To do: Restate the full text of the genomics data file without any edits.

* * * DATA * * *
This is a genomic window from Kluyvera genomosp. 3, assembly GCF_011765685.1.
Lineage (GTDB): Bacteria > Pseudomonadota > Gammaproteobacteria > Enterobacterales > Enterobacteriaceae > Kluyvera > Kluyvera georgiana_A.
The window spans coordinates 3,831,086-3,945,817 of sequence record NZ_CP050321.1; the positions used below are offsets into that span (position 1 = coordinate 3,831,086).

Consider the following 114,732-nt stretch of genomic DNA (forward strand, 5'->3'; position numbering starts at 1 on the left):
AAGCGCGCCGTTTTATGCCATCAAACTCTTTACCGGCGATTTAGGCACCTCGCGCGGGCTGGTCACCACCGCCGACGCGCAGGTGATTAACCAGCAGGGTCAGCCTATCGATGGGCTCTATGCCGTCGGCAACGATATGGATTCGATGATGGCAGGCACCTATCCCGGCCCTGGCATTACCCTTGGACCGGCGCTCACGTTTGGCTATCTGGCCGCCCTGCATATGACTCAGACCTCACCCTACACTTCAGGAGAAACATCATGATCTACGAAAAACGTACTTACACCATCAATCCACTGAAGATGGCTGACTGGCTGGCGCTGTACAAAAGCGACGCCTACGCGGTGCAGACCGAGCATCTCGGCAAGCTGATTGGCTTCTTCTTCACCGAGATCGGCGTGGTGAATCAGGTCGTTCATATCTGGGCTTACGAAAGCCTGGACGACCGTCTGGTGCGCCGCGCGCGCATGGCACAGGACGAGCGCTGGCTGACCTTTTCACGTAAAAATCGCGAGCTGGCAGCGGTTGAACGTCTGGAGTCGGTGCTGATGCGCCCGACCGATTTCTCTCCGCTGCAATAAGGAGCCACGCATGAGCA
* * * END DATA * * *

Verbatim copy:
This is a genomic window from Kluyvera genomosp. 3, assembly GCF_011765685.1.
Lineage (GTDB): Bacteria > Pseudomonadota > Gammaproteobacteria > Enterobacterales > Enterobacteriaceae > Kluyvera > Kluyvera georgiana_A.
The window spans coordinates 3,831,086-3,945,817 of sequence record NZ_CP050321.1; the positions used below are offsets into that span (position 1 = coordinate 3,831,086).

Consider the following 114,732-nt stretch of genomic DNA (forward strand, 5'->3'; position numbering starts at 1 on the left):
AAGCGCGCCGTTTTATGCCATCAAACTCTTTACCGGCGATTTAGGCACCTCGCGCGGGCTGGTCACCACCGCCGACGCGCAGGTGATTAACCAGCAGGGTCAGCCTATCGATGGGCTCTATGCCGTCGGCAACGATATGGATTCGATGATGGCAGGCACCTATCCCGGCCCTGGCATTACCCTTGGACCGGCGCTCACGTTTGGCTATCTGGCCGCCCTGCATATGACTCAGACCTCACCCTACACTTCAGGAGAAACATCATGATCTACGAAAAACGTACTTACACCATCAATCCACTGAAGATGGCTGACTGGCTGGCGCTGTACAAAAGCGACGCCTACGCGGTGCAGACCGAGCATCTCGGCAAGCTGATTGGCTTCTTCTTCACCGAGATCGGCGTGGTGAATCAGGTCGTTCATATCTGGGCTTACGAAAGCCTGGACGACCGTCTGGTGCGCCGCGCGCGCATGGCACAGGACGAGCGCTGGCTGACCTTTTCACGTAAAAATCGCGAGCTGGCAGCGGTTGAACGTCTGGAGTCGGTGCTGATGCGCCCGACCGATTTCTCTCCGCTGCAATAAGGAGCCACGCATGAGCA